31      However, as those goods and services do not constitute a homogenous group, the decisions at issue and the judgment under appeal contain clearly insufficient statements of reasons in infringement of Article 73 of Regulation No 40/94.

32      According to CFCMCEE, goods and services are homogenous only if they share the same character and purpose. If those two cumulative criteria are not satisfied, which is the position in the present case, general reasoning is excluded.

33      By its second plea, relating to the infringement of Article 7(1)(b) of Regulation No 40/94 concerning integrated circuit cards (smart cards), magnetic encoded cards, magnetic or smart identity cards, magnetic or smart payment cards, both credit and debit, coin-operated mechanisms for television sets within Class 9 of the Nice Agreement, CFCMCEE claims that the General Court inferred the lack of distinctive character of the signs at issue from their descriptive character. As a result, the General Court incorrectly interpreted paragraph 54 of the judgment in Case C-304/06 P Eurohypo v OHIM [2008] ECR I-3297, according to which each of the grounds for refusal to register listed in Article 7(1)(b) to (d) of that regulation is independent of the others and must be examined separately.

34      According to OHIM, where the same ground of refusal is given for a category or group of goods or services, the competent authority may use only general reasoning for all the goods and services concerned. OHIM states, furthermore, that CFCMCEE confuses the question of the homogeneous character of the categories of goods and services and that of the meaning (and lack of distinctive character) of the marks which are the subject of an application for registration where they are examined in the light of each of those categories. However, only the first question is relevant in the context of the examination of a plea alleging infringement of the first sentence of Article 73 of Regulation No 40/94. The second question is relevant only in the context of the examination of a plea alleging infringement of Article 7(1)(b) of Regulation No 40/94.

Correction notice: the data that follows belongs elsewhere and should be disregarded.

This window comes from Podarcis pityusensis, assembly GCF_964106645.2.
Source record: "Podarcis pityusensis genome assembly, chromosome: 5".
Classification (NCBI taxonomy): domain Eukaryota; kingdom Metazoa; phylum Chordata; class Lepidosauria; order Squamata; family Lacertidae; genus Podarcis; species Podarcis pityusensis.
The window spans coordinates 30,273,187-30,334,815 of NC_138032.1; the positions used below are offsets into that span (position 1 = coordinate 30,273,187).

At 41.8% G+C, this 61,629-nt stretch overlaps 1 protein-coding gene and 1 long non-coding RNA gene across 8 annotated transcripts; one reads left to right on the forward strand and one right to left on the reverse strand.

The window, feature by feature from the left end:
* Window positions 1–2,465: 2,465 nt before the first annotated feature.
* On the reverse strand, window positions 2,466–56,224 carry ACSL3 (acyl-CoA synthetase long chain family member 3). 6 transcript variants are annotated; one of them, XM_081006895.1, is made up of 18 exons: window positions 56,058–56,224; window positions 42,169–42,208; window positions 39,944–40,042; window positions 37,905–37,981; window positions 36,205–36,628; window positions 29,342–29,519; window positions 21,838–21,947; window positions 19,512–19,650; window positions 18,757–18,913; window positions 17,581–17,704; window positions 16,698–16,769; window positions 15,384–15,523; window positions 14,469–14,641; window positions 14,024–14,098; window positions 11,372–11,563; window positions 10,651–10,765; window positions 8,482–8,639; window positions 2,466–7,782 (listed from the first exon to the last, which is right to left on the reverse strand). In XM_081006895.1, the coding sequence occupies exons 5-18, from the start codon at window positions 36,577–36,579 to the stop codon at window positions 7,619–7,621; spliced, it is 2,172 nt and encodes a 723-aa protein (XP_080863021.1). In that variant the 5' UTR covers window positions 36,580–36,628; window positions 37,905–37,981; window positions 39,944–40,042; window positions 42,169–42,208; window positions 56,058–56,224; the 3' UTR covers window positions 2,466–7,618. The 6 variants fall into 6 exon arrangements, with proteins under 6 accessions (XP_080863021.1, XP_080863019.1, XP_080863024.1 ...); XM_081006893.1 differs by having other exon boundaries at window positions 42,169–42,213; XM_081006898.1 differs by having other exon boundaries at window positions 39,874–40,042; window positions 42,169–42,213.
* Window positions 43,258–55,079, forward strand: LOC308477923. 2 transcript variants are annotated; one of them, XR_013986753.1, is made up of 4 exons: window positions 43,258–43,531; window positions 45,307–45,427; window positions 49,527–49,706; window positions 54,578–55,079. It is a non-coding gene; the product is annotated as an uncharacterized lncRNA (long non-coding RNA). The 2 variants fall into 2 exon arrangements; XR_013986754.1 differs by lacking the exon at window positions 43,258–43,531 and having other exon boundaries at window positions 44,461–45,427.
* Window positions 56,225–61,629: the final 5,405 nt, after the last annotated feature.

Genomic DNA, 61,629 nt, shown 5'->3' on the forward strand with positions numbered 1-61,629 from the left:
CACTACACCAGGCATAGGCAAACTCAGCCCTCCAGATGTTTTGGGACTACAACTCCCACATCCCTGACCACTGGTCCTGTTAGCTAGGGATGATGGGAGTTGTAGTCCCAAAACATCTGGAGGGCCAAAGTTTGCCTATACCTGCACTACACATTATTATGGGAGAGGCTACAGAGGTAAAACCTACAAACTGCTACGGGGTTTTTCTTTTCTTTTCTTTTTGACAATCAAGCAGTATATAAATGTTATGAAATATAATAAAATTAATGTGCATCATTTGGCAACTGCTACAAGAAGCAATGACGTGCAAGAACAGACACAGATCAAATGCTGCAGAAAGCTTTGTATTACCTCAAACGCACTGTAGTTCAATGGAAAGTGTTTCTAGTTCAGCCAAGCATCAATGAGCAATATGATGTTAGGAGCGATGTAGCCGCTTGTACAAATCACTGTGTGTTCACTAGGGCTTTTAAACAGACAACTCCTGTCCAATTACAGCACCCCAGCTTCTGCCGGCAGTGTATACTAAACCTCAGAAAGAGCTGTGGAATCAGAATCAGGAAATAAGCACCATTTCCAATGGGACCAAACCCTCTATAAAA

35      Furthermore, OHIM considers as manifestly unfounded the argument put forward by CFCMCEE according to which goods and services are homogeneous, that being a necessary condition for the use of general reasoning for a refusal to register, only if they share the same character and purpose. CFCMCEE fails to show that the criteria relating to character and purpose must be cumulatively satisfied. In any event, the General Court took into consideration both the character and purposes of the goods concerned.

36      Finally, OHIM contends that, as to the remainder, CFCMCEE’s appeal is inadmissible in the absence of inaccuracy of the General Court’s findings of fact.

 Findings of the Court

37      As the Court has already held, first, an examination of the absolute grounds for refusal must be carried out in relation to each of the goods and services for which trade mark registration is sought and, secondly, the decision of the competent authority refusing registration of a trade mark must, in principle, state reasons in respect of each of those goods or services (see, by analogy, Case C-239/05 BVBA Management, Training en Consultancy [2007] ECR I-1455, paragraph 34).